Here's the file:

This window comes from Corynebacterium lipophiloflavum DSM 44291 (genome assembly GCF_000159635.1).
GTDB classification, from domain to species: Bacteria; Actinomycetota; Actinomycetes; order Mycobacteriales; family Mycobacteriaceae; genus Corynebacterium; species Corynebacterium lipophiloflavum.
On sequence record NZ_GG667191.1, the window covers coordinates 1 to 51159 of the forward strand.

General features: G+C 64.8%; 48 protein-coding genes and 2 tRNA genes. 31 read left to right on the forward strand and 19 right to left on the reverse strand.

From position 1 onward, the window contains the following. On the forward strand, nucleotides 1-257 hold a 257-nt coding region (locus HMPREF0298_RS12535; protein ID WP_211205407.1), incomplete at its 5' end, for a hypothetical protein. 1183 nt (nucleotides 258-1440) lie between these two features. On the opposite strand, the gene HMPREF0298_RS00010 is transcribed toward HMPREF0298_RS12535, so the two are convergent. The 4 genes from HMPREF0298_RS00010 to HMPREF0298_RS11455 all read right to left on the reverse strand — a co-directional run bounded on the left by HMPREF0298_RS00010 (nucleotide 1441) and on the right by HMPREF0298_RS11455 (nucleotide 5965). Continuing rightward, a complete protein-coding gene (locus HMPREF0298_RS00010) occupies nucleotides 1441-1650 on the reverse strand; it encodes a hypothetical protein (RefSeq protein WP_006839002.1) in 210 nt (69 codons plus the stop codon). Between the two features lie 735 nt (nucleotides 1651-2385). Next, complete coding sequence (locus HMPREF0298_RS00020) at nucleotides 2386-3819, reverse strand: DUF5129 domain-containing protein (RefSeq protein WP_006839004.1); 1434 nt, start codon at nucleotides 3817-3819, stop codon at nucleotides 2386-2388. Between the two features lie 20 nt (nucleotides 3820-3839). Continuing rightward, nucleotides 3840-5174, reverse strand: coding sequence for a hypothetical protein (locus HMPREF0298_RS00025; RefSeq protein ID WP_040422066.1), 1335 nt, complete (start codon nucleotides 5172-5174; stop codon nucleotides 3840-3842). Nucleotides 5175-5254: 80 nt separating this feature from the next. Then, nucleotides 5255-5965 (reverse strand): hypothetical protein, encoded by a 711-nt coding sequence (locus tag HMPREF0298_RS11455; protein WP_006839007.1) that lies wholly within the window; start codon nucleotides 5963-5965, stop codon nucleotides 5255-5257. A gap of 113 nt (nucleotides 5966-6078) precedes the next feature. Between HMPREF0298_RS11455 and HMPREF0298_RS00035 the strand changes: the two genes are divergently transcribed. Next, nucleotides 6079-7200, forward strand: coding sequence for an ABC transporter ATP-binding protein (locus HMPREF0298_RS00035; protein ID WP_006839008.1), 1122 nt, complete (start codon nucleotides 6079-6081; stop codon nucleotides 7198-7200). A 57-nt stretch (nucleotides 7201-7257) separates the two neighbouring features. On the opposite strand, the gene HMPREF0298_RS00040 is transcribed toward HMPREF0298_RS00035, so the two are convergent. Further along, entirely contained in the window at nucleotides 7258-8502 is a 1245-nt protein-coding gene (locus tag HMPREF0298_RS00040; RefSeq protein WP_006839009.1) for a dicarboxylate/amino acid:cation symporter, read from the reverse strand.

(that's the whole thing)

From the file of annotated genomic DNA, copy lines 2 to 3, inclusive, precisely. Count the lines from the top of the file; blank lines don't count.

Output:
GTDB classification, from domain to species: Bacteria; Actinomycetota; Actinomycetes; order Mycobacteriales; family Mycobacteriaceae; genus Corynebacterium; species Corynebacterium lipophiloflavum.
On sequence record NZ_GG667191.1, the window covers coordinates 1 to 51159 of the forward strand.